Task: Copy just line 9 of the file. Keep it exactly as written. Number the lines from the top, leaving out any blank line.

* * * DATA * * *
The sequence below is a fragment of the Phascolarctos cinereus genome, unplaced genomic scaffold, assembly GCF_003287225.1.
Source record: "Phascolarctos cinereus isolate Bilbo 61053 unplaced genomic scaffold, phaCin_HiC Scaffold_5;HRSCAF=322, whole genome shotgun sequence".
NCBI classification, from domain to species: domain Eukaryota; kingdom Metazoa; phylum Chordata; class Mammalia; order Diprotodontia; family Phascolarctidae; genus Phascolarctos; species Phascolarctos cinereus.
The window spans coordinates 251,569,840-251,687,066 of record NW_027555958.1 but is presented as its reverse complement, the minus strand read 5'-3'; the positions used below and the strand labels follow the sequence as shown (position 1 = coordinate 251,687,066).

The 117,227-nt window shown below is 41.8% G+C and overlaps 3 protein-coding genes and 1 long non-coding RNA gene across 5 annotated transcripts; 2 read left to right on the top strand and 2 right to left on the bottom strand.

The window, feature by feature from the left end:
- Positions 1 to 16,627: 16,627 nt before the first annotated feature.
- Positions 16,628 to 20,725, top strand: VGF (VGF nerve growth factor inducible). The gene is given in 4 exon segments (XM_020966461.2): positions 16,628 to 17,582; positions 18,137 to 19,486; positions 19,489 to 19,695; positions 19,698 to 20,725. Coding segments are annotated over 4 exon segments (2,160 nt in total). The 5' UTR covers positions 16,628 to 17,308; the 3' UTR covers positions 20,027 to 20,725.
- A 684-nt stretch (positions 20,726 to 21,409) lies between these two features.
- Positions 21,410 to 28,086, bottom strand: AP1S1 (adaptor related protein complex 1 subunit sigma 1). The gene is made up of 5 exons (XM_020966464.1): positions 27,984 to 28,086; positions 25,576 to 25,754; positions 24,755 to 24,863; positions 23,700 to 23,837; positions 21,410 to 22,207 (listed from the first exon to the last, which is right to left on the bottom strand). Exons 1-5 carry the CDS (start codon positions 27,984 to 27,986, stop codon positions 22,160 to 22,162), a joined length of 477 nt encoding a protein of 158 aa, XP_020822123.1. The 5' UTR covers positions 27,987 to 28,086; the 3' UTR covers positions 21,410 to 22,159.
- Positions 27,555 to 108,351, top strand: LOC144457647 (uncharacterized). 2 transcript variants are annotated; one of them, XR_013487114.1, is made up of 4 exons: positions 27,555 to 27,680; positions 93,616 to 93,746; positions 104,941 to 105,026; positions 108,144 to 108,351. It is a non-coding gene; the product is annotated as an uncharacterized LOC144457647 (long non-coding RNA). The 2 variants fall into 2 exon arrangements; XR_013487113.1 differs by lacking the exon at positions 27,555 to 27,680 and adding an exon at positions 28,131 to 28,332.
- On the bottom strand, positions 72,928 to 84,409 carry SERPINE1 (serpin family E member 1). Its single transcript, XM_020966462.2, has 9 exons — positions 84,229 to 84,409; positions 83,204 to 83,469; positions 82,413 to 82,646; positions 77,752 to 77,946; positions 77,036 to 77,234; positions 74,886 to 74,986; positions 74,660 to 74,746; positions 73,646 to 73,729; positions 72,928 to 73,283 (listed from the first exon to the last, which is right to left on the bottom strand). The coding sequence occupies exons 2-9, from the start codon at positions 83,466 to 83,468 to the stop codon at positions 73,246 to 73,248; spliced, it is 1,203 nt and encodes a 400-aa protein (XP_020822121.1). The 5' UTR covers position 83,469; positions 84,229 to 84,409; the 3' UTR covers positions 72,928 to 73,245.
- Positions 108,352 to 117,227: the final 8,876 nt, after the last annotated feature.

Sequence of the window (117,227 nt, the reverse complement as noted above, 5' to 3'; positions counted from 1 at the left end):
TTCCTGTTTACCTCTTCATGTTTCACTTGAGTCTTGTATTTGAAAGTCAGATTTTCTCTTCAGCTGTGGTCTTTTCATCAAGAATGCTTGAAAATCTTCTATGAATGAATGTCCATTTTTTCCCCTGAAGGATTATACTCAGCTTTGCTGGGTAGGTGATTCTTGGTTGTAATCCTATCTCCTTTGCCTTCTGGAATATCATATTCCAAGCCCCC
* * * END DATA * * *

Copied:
- A 684-nt stretch (positions 20,726 to 21,409) lies between these two features.